There is nothing that demonstrates the change in etiquette over time like the etiquette around bodily functions. To a great extent, this is because of practicality. It is only the technology that allows us to distance ourselves from our excretions that allows us to be squeamish about them, in the past they were a fact of daily life that people had to see up close.
For example: during a dinner party, once the men and women had separated, a man might pull out a chamberpot and use it without even breaking the flow of conversation.
What did people use?
There was actually quite a variety of privies (what toilets were called). Some London houses had a kind of toilet like we have today, with water that flushes the waste. However, they didn’t have the technology to trap the smells, so they could be a bit unpleasant. Some homes had ‘earth closets’ which used a fine dirt to contain smells.
Most common people used a privy/outhouse, a hole in the ground with some kind of seat over it. These emptied into cesspools, which were ideally emptied regularly by “night soil men,” but in poorer areas, they were allowed to overflow and were a large contributing factor to disease.
Of course, at night, you wouldn’t want to go too far from your warm bed, so people would use a chamberpot. A chamberpot is a bowl or container (as plain or fancy as your circumstances would allow) that is kept under the bed (or sometimes in a special stool to conceal it and provide a seat) to be used during the night. You (or your maid) would empty it in the morning.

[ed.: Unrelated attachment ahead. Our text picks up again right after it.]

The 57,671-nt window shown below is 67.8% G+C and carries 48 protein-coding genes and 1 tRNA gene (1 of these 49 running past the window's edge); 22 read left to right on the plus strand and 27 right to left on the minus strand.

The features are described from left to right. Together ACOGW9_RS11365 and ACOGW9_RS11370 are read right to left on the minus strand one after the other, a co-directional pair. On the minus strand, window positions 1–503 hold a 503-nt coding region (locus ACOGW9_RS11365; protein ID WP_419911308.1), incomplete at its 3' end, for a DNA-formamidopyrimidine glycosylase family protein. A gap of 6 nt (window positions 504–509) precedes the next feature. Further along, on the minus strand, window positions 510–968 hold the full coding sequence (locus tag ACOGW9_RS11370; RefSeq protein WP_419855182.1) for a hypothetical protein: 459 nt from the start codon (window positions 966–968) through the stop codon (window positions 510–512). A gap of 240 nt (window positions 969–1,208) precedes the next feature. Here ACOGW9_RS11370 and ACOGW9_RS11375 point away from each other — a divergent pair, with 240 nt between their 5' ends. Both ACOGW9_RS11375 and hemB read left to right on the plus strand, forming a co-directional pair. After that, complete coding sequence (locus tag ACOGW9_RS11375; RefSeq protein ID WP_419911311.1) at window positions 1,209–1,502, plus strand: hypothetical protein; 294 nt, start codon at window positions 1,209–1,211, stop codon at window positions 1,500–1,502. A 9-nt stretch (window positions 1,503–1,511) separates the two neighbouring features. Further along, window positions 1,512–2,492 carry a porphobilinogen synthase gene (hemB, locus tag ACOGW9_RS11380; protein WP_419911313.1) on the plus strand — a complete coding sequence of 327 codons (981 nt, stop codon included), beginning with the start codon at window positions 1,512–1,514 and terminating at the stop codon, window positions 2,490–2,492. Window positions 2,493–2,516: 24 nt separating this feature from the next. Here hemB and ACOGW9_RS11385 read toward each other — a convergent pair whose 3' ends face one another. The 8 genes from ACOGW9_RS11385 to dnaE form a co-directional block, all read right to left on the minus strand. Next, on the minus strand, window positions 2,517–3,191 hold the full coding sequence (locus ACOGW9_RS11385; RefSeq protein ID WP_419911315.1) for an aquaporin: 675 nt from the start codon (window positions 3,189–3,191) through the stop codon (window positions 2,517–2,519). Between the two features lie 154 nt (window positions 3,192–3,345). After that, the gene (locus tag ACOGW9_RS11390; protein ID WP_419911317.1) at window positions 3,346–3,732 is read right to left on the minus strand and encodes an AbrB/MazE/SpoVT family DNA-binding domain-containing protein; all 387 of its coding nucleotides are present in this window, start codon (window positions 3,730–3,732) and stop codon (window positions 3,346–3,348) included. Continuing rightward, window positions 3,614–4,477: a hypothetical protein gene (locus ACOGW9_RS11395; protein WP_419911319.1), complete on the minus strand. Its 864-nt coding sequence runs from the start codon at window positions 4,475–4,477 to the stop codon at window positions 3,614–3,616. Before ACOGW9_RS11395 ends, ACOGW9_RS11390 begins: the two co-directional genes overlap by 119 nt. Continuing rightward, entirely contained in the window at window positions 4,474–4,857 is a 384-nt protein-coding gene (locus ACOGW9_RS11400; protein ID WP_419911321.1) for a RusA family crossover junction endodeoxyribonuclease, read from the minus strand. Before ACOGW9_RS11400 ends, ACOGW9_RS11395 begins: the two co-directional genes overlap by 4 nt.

But what about when you were out and about? Many places didn’t have public toilets back then, so a well of lady would travel with a bourdaloue, a very small chamberpot that she could discreetly put under her skirts and then hand to a maid for disposal. Of course, men could always use a handy wall or alley.
How did they go?
If you’ve ever helped a bride to the bathroom, you know that it can be difficult to maneuver when you are wearing a fancy dress. However, we have difficulties because we don’t do it every day! Women in the Regency period didn’t wear underwear (well, they didn’t wear confining underwear like we do), so they didn’t have to futz around under their skirts. And with a chamberpot, you could just move it under you rather than trying to fit yourself around a stationary toilet.
For wiping, there might be scrap fabric, moss, or straw. That one ply toilet paper in public restrooms doesn’t seem so bad now, does it?
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